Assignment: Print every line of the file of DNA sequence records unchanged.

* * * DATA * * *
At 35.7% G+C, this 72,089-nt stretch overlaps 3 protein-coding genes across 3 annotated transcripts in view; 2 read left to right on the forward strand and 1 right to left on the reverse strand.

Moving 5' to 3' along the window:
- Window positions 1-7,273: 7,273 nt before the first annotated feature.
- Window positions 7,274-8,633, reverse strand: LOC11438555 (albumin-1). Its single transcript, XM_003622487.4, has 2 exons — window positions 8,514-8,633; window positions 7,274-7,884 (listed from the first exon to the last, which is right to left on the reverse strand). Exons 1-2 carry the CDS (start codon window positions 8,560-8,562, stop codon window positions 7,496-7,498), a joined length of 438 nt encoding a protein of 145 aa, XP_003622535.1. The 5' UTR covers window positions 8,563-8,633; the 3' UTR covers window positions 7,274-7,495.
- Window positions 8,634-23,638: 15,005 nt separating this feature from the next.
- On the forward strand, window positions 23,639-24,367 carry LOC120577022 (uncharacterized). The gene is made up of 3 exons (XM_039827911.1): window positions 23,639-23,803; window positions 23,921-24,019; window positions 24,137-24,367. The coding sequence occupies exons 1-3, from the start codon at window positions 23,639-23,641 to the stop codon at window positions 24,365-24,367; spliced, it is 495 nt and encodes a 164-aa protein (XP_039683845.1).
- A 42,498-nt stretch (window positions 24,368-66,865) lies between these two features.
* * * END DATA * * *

At 35.7% G+C, this 72,089-nt stretch overlaps 3 protein-coding genes across 3 annotated transcripts in view; 2 read left to right on the forward strand and 1 right to left on the reverse strand.

Moving 5' to 3' along the window:
- Window positions 1-7,273: 7,273 nt before the first annotated feature.
- Window positions 7,274-8,633, reverse strand: LOC11438555 (albumin-1). Its single transcript, XM_003622487.4, has 2 exons — window positions 8,514-8,633; window positions 7,274-7,884 (listed from the first exon to the last, which is right to left on the reverse strand). Exons 1-2 carry the CDS (start codon window positions 8,560-8,562, stop codon window positions 7,496-7,498), a joined length of 438 nt encoding a protein of 145 aa, XP_003622535.1. The 5' UTR covers window positions 8,563-8,633; the 3' UTR covers window positions 7,274-7,495.
- Window positions 8,634-23,638: 15,005 nt separating this feature from the next.
- On the forward strand, window positions 23,639-24,367 carry LOC120577022 (uncharacterized). The gene is made up of 3 exons (XM_039827911.1): window positions 23,639-23,803; window positions 23,921-24,019; window positions 24,137-24,367. The coding sequence occupies exons 1-3, from the start codon at window positions 23,639-23,641 to the stop codon at window positions 24,365-24,367; spliced, it is 495 nt and encodes a 164-aa protein (XP_039683845.1).
- A 42,498-nt stretch (window positions 24,368-66,865) lies between these two features.